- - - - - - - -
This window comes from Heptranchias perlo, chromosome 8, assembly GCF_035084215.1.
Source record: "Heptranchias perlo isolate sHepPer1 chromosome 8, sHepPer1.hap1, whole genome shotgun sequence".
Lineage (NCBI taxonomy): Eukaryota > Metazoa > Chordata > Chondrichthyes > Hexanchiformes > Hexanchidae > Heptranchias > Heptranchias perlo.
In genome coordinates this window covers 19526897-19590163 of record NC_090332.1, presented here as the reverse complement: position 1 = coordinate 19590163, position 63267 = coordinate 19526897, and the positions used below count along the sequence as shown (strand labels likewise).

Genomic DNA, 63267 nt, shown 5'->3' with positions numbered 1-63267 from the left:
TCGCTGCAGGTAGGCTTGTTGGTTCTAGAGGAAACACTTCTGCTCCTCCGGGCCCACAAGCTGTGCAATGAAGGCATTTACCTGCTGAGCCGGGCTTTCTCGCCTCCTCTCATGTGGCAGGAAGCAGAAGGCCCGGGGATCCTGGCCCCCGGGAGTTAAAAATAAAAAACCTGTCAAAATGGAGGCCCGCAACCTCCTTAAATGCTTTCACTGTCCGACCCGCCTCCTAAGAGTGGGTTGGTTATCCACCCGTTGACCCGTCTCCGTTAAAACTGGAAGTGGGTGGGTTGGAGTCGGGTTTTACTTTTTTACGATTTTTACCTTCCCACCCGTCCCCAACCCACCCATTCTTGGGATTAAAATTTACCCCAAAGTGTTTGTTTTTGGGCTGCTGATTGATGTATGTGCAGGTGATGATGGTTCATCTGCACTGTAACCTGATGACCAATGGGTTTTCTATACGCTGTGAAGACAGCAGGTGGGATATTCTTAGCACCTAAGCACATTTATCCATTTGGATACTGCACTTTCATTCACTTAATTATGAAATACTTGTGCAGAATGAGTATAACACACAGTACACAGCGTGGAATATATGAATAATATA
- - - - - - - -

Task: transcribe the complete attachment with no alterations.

This window comes from Heptranchias perlo, chromosome 8, assembly GCF_035084215.1.
Source record: "Heptranchias perlo isolate sHepPer1 chromosome 8, sHepPer1.hap1, whole genome shotgun sequence".
Lineage (NCBI taxonomy): Eukaryota > Metazoa > Chordata > Chondrichthyes > Hexanchiformes > Hexanchidae > Heptranchias > Heptranchias perlo.
In genome coordinates this window covers 19526897-19590163 of record NC_090332.1, presented here as the reverse complement: position 1 = coordinate 19590163, position 63267 = coordinate 19526897, and the positions used below count along the sequence as shown (strand labels likewise).

Genomic DNA, 63267 nt, shown 5'->3' with positions numbered 1-63267 from the left:
TCGCTGCAGGTAGGCTTGTTGGTTCTAGAGGAAACACTTCTGCTCCTCCGGGCCCACAAGCTGTGCAATGAAGGCATTTACCTGCTGAGCCGGGCTTTCTCGCCTCCTCTCATGTGGCAGGAAGCAGAAGGCCCGGGGATCCTGGCCCCCGGGAGTTAAAAATAAAAAACCTGTCAAAATGGAGGCCCGCAACCTCCTTAAATGCTTTCACTGTCCGACCCGCCTCCTAAGAGTGGGTTGGTTATCCACCCGTTGACCCGTCTCCGTTAAAACTGGAAGTGGGTGGGTTGGAGTCGGGTTTTACTTTTTTACGATTTTTACCTTCCCACCCGTCCCCAACCCACCCATTCTTGGGATTAAAATTTACCCCAAAGTGTTTGTTTTTGGGCTGCTGATTGATGTATGTGCAGGTGATGATGGTTCATCTGCACTGTAACCTGATGACCAATGGGTTTTCTATACGCTGTGAAGACAGCAGGTGGGATATTCTTAGCACCTAAGCACATTTATCCATTTGGATACTGCACTTTCATTCACTTAATTATGAAATACTTGTGCAGAATGAGTATAACACACAGTACACAGCGTGGAATATATGAATAATATA